23:55 Tue 13 Mar 2007. Updated: 09:27 14 Mar 2007
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For years I’ve had no coherent backup strategy. For someone who does so much on computers, that’s rather insane. It’s been a project of mine to have a comprehensive and regularly-executed backup plan for about a decade. I’m not quite there, but I think that it’s finally within my grasp…

The first question is: “what do I want to back up?”, and the second question is “what is the ideal post-data-meltdown scenario?”.

Ideally, of course, I want everything backed up, and I want to resume immediately after any loss of data/hardware. More realistically, however, I want to make completely sure that I can recover the following:

* personal files (writing, notes, contact information, non-email correspondence, etc.)
* email (yes, it deserves a category of its own)
* application configuration
* web development code and assets
* other code
* databases
* graphics
* photos
* work files

I’m not as concerned about music. Perhaps I should be, but it seems like it’s a) replaceable, b) awkward to back up due to size, c) already backed up by physical media.

Naturally, I don’t just want backups, I want history. Version Control, specifically Subversion, gives me this. It also gives me something else that makes backing up far easier: centralization. If I use Subversion for everything, it follows that there’s a central place for everything to go. My move to Subversion is a key piece of why a backup strategy seems close at hand.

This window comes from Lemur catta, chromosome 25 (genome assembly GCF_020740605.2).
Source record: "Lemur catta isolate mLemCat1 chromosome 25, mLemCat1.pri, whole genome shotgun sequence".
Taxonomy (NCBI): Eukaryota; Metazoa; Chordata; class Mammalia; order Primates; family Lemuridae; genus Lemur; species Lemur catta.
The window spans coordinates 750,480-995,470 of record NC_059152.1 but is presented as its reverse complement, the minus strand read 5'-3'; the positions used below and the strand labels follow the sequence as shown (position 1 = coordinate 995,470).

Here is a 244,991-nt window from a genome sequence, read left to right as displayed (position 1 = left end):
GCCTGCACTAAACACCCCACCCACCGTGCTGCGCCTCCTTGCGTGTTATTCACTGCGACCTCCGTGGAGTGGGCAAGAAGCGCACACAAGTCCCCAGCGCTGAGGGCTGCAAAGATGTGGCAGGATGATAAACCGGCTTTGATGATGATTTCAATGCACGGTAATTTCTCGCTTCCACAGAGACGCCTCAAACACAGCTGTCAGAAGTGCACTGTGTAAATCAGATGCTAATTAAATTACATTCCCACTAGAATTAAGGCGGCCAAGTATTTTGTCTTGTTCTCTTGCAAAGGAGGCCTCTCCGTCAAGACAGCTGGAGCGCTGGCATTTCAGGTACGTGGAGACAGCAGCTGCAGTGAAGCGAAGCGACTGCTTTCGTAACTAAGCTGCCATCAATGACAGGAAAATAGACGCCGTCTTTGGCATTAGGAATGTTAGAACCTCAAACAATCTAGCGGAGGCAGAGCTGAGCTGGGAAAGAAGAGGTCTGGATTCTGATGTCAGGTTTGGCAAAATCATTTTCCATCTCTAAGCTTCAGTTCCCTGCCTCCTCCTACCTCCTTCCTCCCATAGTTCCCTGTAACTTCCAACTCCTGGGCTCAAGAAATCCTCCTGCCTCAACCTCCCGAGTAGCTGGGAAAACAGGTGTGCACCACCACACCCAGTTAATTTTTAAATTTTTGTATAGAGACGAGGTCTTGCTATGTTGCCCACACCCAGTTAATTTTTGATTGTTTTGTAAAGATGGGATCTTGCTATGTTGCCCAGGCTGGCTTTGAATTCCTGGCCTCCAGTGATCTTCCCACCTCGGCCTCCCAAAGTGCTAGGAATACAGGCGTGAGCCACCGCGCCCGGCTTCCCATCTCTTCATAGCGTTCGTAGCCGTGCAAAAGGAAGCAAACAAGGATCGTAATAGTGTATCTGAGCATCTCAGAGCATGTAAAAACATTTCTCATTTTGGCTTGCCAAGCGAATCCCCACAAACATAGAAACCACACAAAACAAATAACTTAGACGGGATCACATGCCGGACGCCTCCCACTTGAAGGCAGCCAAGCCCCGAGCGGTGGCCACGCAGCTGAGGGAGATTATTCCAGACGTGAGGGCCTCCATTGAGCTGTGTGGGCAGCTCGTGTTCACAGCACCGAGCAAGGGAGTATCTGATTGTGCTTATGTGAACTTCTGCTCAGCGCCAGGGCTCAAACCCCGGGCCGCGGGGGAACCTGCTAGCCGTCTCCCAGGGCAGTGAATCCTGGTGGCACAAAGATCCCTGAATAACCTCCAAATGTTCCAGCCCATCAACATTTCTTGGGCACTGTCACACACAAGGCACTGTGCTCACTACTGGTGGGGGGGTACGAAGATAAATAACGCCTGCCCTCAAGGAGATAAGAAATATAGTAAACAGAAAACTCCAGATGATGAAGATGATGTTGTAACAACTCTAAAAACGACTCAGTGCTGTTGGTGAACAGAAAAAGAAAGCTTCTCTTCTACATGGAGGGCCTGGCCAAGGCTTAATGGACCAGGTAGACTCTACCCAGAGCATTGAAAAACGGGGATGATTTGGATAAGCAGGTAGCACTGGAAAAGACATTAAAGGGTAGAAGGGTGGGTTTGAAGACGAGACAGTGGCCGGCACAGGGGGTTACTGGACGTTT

One tool that’s proven incredibly useful on Windows in my move to using Subversion for everything is linkd.exe, which is a rough analog of the Unix ln command, although it works only on directories. It allows you to create a new “quasi-directory” that points to another directory, and acts like it. So, if your checked-out Subversion stuff is in C:\Documents and Settings\username\someotherdirectory\subversion, you can use
linkd c:\svn C:\Documents and Settings\username\someotherdirectory\subversion
and thereafter refer to c:\svn to get there. This also means that you can “trick” applications that are finicky about where their configuration files go into being fine with those files living in your Subversion sandbox.

So, after centralization, the following files (will) comfortably live in Subversion as part of my everyday practice:

* personal files (writing, notes, contact information, non-email correspondence, etc.)
* application configuration (after some linkd.exe setup)
* web development code and assets
* other code
* graphics
* work files

It doesn’t make sense to put email into Subversion, because I rarely go back to edit prior email, so it doesn’t really need version control per se. My mail system (using Maildir rather than mbox) can be effectively backed up using rsync, which essentially does “smart copy”—copying files to a remote location, but only doing an actual copy per file if that file is new or has been changed since the last write. So the first time I back up my thousands of emails, it’ll copy all of them, but the second time it’ll only copy the new files.